Tracking down haters
Israel’s Ministry of the Diaspora recently announced what it calls the most advanced system of its kind in the world to track antisemitic content on social media.
The Anti-Semitism Cyber Monitoring System, or ACMS, can find relevant posts that are antisemitic (using the definition devised by the International Holocaust Remembrance Alliance) on Facebook and Twitter in English, French, German, Arabic. It can see who posted and shared the comments. Other languages and social media platforms are expected to be added to the system as it progresses.
In a month-long trial run, the system identified 409,000 antisemitic posts by 30,000 individuals. Whether the system can or cannot catch every instance of antisemitism online is less significant than the fact that it is a tool to identify trends. In the trial, the system identified the world’s “most antisemitic cities” as Santiago, Chile; Dnipro, Ukraine; and Bucharest, Romania. Western cities that topped the online antisemitism list were Paris and London.
This is relevant research. It would be useful to know where Vancouver or Canada falls in such a ranking. That kind of information could help our community work with governments and other agencies to address the topic and devote resources to education and countering hatred.
But information is power. And power can corrupt. There is a difference between accumulating information that is (or can be) anonymized to allow for research into the topic. It is also fair to use such a system to identify individuals who should be reported to authorities for investigation for potential contravention of hate laws or for exhibiting potential for violence. But the words from Israel’s Diaspora Affairs Ministry Naftali Bennett were not reassuring. According to the Times of Israel, Bennett said the system would expose online antisemites “for all to see.”
“The time has come to put a mirror in front of our haters and expose the ugly face of modern antisemitism,” Bennett went on. “From now on, we’ll know who every antisemitic inciter is.”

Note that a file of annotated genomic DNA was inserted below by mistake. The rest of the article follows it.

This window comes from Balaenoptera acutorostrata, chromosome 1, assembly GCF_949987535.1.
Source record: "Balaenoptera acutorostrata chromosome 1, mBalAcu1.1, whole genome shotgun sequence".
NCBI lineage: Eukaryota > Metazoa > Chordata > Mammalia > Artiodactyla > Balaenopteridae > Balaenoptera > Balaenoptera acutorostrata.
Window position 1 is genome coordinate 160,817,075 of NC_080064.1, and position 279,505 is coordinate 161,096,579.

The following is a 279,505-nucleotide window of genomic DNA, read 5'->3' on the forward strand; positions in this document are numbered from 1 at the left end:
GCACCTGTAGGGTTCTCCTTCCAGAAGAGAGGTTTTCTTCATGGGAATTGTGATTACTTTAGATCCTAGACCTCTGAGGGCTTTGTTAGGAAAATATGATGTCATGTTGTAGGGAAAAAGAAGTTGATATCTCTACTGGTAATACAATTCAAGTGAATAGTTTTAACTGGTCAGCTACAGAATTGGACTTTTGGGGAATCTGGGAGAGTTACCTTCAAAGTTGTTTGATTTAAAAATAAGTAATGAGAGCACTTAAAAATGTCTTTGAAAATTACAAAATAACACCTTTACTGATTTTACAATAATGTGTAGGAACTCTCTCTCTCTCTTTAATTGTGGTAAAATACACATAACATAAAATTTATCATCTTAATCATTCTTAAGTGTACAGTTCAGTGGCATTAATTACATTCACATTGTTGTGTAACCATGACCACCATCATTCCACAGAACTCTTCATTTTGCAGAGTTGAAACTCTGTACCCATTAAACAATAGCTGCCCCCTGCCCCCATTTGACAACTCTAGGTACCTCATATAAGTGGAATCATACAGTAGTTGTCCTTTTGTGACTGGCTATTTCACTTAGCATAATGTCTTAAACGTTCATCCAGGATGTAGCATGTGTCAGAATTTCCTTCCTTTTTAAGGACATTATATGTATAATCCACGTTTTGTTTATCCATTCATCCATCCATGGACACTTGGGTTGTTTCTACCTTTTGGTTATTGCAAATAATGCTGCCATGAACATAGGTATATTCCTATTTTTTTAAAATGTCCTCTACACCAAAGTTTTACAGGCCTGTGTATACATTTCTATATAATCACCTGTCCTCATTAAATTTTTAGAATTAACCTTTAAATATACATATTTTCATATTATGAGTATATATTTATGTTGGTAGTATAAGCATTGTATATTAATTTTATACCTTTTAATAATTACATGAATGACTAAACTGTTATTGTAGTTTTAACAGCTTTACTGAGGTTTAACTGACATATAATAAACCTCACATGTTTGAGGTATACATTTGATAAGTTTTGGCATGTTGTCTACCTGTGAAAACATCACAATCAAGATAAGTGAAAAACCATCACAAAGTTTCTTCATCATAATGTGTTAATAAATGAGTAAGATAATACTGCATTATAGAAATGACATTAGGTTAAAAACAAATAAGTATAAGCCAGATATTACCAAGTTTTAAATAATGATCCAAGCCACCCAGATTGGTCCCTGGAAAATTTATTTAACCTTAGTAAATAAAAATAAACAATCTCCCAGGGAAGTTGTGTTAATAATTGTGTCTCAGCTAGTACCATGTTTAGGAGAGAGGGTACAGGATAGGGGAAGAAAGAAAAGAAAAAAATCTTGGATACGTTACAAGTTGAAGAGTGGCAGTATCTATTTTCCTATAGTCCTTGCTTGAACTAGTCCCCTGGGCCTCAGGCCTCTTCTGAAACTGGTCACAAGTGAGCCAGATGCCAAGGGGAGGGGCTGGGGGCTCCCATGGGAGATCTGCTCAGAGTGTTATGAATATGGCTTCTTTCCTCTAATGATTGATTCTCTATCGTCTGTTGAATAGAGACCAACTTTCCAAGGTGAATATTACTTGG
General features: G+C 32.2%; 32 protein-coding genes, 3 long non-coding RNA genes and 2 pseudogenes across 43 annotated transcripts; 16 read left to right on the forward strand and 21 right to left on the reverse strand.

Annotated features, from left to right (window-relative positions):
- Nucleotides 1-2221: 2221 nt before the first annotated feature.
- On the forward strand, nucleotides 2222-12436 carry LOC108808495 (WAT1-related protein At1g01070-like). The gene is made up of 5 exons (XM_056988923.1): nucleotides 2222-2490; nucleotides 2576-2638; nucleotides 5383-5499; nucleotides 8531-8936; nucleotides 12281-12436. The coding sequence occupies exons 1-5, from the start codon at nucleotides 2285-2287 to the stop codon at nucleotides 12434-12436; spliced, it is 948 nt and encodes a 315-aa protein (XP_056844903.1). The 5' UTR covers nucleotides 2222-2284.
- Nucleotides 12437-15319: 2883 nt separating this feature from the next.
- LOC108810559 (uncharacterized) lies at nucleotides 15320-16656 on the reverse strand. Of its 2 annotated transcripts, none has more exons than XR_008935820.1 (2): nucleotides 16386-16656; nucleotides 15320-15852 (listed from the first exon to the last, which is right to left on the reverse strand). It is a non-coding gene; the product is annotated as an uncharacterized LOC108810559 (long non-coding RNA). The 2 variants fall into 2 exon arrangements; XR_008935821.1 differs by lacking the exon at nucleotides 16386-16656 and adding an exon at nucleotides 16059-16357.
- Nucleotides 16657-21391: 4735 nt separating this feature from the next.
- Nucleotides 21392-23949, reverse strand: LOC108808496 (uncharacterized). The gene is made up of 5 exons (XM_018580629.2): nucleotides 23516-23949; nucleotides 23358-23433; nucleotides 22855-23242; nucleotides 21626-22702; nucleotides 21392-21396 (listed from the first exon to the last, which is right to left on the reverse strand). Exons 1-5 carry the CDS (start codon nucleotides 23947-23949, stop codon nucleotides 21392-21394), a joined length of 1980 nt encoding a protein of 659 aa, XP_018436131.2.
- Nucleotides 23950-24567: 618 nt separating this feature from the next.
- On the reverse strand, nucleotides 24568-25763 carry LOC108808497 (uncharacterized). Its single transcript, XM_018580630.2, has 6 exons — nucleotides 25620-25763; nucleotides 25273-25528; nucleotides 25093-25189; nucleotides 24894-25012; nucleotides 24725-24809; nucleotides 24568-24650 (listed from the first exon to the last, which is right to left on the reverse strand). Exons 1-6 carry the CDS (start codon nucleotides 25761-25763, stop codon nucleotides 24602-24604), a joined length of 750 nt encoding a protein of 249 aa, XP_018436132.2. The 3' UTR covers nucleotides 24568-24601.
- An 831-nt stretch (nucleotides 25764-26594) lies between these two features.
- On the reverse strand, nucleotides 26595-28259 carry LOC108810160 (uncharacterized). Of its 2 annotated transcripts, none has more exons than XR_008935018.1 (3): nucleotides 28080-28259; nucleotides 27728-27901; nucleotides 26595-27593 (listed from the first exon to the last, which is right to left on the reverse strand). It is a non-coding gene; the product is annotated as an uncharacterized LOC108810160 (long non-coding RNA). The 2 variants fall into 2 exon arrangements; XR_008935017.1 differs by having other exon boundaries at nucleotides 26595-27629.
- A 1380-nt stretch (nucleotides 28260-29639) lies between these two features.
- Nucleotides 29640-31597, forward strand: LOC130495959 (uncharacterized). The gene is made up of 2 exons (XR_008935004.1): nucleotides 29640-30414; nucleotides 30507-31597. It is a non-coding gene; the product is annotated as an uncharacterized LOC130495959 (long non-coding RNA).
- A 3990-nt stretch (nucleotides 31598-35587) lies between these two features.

Anyone who has spent time online and confronted the sorts of nastiness that exists there might find a sort of satisfaction at the idea that some of the people who are purveying the worst Jew-hatred will no longer get off scot-free. But let’s take a step back.
It is one thing for an intelligence agency – or a responsible nongovernmental organization such as the Southern Poverty Law Centre – to accumulate information like this for the purposes of research, monitoring dangers and notifying appropriate authorities. It would be quite another if, as Bennett seems to suggest, a government (or other agency) were to make public an online database of people who express offensive or racist comments online.
There is a website called Canary Mission, which, according to its self-definition, “documents people and groups that promote hatred of the USA, Israel and Jews on North American college campuses.”
The site is a compendium of individuals who have made comments online or been seen at events of various types and includes links to their LinkedIn, Facebook, Twitter and other social media pages.
Some of the comments Canary Mission has assembled are indeed disturbing. “I swear if [a] Jew gets within 5 feet from me at the protest and says a word, straight murder,” one person wrote. “Ima kill a jew in a month,” wrote another.
There is also no doubt that, among these people, most of whom are university students, are some who have been drawn into anti-Israel movements and have made, as many of us do, occasional untoward comments on social media. It may be fine to call these comments out, but it is not acceptable to assemble in one place a group of people who vary widely – from those who should be reported to authorities for posing a danger to society to some who are probably legitimately attempting to make a peaceful political statement, however misguided we may think that message is.
This approach encourages vigilantism. It is the sort of tactic that has been used in the past by anti-abortion terrorists who have murdered or attempted to murder healthcare providers, including one right here in Vancouver who was shot through a window in his home.
Consider – and there is absolutely no reason to view this as far-fetched – that a website was set up to aggregate information about you, your parents, your children and anyone else you know who has traveled to Israel, donated to Zionist causes or attended pro-Israel events. There are a lot of irrational people in the world and a project like this could help them act out in potentially catastrophic ways.
Again, there is value and importance in accumulating this information. It should be shared with relevant authorities, including the universities, police, FBI, CSIS and so forth. But we should not be encouraging the public dissemination of this material. It is an extremely hazardous game.